How Does Your Brain Remember Things? A New Study Shows How It Recalls Different Events

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They say truth is stranger than fiction, but it looks like fiction might’ve gotten it right this time. If you’ve ever seen the 2000 movie Memento, you’ll remember the whole story was told backwards because the main character has lost his short-term memory. Well, according to a study published in Nature Communications, the human brain works backwards to retrieve memories. It’s almost like Pearce’s character is an unintentional metaphor for the way the brain works. Freaky.

Researchers at the University of Birmingham found that the brain basically works backwards to remember something, starting with the “gist” of the memory first, according to a news release, then works to retrieve the specific details.

"We know that our memories are not exact replicas of the things we originally experienced," Juan Linde Domingo, lead author of the study, said in the news release. "Memory is a reconstructive process, biased by personal knowledge and world views — sometimes we even remember events that never actually happened. But exactly how memories are reconstructed in the brain, step by step, is currently not well understood."

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The researchers said in the news release that the way the brain remembers something is the opposite from how it processes information. So when you look at something, the researchers said, the brain processes specific visual details — like its patterns and colors — first, and then the brain processes its abstract meaning, like if it’s a dog, guitar, or a cup. But when you’re trying to remember something, the researchers said the brain starts at a much higher level, and then gets more specific.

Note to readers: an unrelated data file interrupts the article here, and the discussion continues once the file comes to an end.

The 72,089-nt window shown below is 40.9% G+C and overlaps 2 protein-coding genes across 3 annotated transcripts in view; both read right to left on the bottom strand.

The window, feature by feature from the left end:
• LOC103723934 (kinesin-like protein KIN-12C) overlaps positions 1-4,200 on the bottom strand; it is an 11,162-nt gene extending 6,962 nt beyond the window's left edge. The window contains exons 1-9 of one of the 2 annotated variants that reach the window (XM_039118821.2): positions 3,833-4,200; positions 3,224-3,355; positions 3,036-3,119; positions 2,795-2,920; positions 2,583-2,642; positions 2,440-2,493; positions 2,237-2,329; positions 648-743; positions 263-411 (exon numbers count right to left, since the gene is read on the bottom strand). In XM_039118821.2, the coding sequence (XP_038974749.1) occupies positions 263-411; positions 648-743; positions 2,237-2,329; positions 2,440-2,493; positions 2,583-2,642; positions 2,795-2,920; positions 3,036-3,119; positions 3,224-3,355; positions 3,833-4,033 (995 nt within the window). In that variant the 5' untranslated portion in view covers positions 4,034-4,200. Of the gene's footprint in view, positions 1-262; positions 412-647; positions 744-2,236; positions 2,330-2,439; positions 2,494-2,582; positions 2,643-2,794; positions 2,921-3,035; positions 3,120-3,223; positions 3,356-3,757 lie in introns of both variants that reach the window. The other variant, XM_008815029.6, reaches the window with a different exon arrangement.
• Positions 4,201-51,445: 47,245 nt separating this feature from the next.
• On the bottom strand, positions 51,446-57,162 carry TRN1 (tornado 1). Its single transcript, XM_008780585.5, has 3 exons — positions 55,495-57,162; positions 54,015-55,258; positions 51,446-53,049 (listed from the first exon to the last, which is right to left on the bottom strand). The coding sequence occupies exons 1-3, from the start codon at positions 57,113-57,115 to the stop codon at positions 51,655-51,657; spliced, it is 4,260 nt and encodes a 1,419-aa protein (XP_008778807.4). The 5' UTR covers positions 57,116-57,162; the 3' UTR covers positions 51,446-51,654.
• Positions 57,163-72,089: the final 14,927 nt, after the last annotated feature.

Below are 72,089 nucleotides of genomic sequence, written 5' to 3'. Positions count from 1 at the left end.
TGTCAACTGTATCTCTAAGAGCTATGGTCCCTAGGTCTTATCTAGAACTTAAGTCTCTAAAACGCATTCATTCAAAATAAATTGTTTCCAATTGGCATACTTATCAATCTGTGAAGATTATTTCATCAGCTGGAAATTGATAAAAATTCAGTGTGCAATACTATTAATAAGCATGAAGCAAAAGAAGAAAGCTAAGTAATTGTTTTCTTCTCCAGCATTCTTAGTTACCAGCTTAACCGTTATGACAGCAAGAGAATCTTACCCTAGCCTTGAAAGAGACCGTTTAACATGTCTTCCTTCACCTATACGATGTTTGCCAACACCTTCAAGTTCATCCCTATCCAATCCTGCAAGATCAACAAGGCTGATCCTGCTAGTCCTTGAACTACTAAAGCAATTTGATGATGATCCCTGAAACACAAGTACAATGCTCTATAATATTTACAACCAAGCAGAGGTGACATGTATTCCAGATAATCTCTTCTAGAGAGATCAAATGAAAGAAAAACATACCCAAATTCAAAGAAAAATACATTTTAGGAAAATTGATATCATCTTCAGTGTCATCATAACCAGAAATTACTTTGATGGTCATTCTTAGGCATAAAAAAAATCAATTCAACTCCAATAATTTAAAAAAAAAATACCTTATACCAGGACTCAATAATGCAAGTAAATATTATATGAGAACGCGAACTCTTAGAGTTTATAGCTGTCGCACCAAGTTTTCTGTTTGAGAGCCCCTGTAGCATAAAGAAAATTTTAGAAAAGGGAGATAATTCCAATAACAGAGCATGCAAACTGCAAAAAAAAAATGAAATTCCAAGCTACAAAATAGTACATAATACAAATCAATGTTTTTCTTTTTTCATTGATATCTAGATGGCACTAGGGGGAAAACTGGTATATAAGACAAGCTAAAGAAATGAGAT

But your brain isn’t a limitless vault that stores memories of every single experience you’ve ever had. Researchers at Columbia University found that the brain prioritizes important memories and filters out “neutral” or “inconsequential” events. "Our memory is not an accurate snapshot of our experiences. We can't remember everything," Daphna Shohamy, senior study author and principal investigator at Columbia's Mortimer B. Zuckerman Mind Brain Behavior Institute and a professor in the Department of Psychology, said in the news release. "One way the brain solves this problem is by automatically filtering our experiences, preserving memories of important information and allowing the rest fade away."

The researchers from Birmingham University said understanding how the brain retrieves information could also help law enforcement better assess how reliable eye witness accounts at crime scenes are. It’s actually a myth that eyewitness testimony is a reliable form of evidence, according to the Association for Psychological Science (APS). In fact, 71 percent of the 358 people exonerated through DNA evidence since 1989 had been convicted and sentenced to death through eyewitness testimony, says the APS. But the APS says the myth persists because of pop culture — like crime shows and literary figures like Sherlock Holmes — and because people believe traumatic events should be memorable.

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But the way the brain processes traumatic memories is more complicated. Richard Alan Friedman, professor of clinical psychiatry at Weill-Cornell Medical School, told NBC News that’s why people who experience a traumatic event often can’t provide a full account of what happened. “Things that are dangerous or scary are perfectly encoded [processed into a memory],” Friedman told NBC News. “Things that are not emotional are not attended to.”

Through follow-up studies, the researchers hope to better understand how the brain processes traumatic memories, along with complex memories and memories as the brain ages. What’s clear is that the human brain continues to be an amazing mystery that offers more questions than answers.